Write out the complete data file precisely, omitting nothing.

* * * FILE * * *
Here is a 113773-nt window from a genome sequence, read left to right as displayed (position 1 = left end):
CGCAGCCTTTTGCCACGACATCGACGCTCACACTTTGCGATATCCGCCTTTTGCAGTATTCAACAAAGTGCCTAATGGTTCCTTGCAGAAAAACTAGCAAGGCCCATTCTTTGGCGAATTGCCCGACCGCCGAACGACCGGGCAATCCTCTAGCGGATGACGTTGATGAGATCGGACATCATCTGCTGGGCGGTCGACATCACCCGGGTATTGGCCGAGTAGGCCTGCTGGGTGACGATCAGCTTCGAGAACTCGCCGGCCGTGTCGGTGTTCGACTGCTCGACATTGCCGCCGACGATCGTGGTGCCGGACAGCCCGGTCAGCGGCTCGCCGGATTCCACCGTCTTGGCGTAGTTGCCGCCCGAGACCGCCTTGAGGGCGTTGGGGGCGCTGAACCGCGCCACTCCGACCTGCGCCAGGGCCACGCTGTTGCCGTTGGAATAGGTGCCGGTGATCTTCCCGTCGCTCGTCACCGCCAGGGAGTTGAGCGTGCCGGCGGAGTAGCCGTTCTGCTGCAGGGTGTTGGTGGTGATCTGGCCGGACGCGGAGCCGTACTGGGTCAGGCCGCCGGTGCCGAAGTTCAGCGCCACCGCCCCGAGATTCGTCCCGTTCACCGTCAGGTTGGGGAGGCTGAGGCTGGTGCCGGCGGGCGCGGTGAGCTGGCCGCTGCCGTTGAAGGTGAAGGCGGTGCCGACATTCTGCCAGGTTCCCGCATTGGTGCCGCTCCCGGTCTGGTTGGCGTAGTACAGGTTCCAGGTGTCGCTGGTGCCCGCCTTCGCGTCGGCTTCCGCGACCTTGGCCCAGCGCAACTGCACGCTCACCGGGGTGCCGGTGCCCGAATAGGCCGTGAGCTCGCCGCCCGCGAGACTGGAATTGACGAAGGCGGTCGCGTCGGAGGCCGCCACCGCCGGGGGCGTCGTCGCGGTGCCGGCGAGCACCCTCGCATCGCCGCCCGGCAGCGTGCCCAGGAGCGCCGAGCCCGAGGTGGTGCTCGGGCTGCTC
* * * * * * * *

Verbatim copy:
Here is a 113773-nt window from a genome sequence, read left to right as displayed (position 1 = left end):
CGCAGCCTTTTGCCACGACATCGACGCTCACACTTTGCGATATCCGCCTTTTGCAGTATTCAACAAAGTGCCTAATGGTTCCTTGCAGAAAAACTAGCAAGGCCCATTCTTTGGCGAATTGCCCGACCGCCGAACGACCGGGCAATCCTCTAGCGGATGACGTTGATGAGATCGGACATCATCTGCTGGGCGGTCGACATCACCCGGGTATTGGCCGAGTAGGCCTGCTGGGTGACGATCAGCTTCGAGAACTCGCCGGCCGTGTCGGTGTTCGACTGCTCGACATTGCCGCCGACGATCGTGGTGCCGGACAGCCCGGTCAGCGGCTCGCCGGATTCCACCGTCTTGGCGTAGTTGCCGCCCGAGACCGCCTTGAGGGCGTTGGGGGCGCTGAACCGCGCCACTCCGACCTGCGCCAGGGCCACGCTGTTGCCGTTGGAATAGGTGCCGGTGATCTTCCCGTCGCTCGTCACCGCCAGGGAGTTGAGCGTGCCGGCGGAGTAGCCGTTCTGCTGCAGGGTGTTGGTGGTGATCTGGCCGGACGCGGAGCCGTACTGGGTCAGGCCGCCGGTGCCGAAGTTCAGCGCCACCGCCCCGAGATTCGTCCCGTTCACCGTCAGGTTGGGGAGGCTGAGGCTGGTGCCGGCGGGCGCGGTGAGCTGGCCGCTGCCGTTGAAGGTGAAGGCGGTGCCGACATTCTGCCAGGTTCCCGCATTGGTGCCGCTCCCGGTCTGGTTGGCGTAGTACAGGTTCCAGGTGTCGCTGGTGCCCGCCTTCGCGTCGGCTTCCGCGACCTTGGCCCAGCGCAACTGCACGCTCACCGGGGTGCCGGTGCCCGAATAGGCCGTGAGCTCGCCGCCCGCGAGACTGGAATTGACGAAGGCGGTCGCGTCGGAGGCCGCCACCGCCGGGGGCGTCGTCGCGGTGCCGGCGAGCACCCTCGCATCGCCGCCCGGCAGCGTGCCCAGGAGCGCCGAGCCCGAGGTGGTGCTCGGGCTGCTC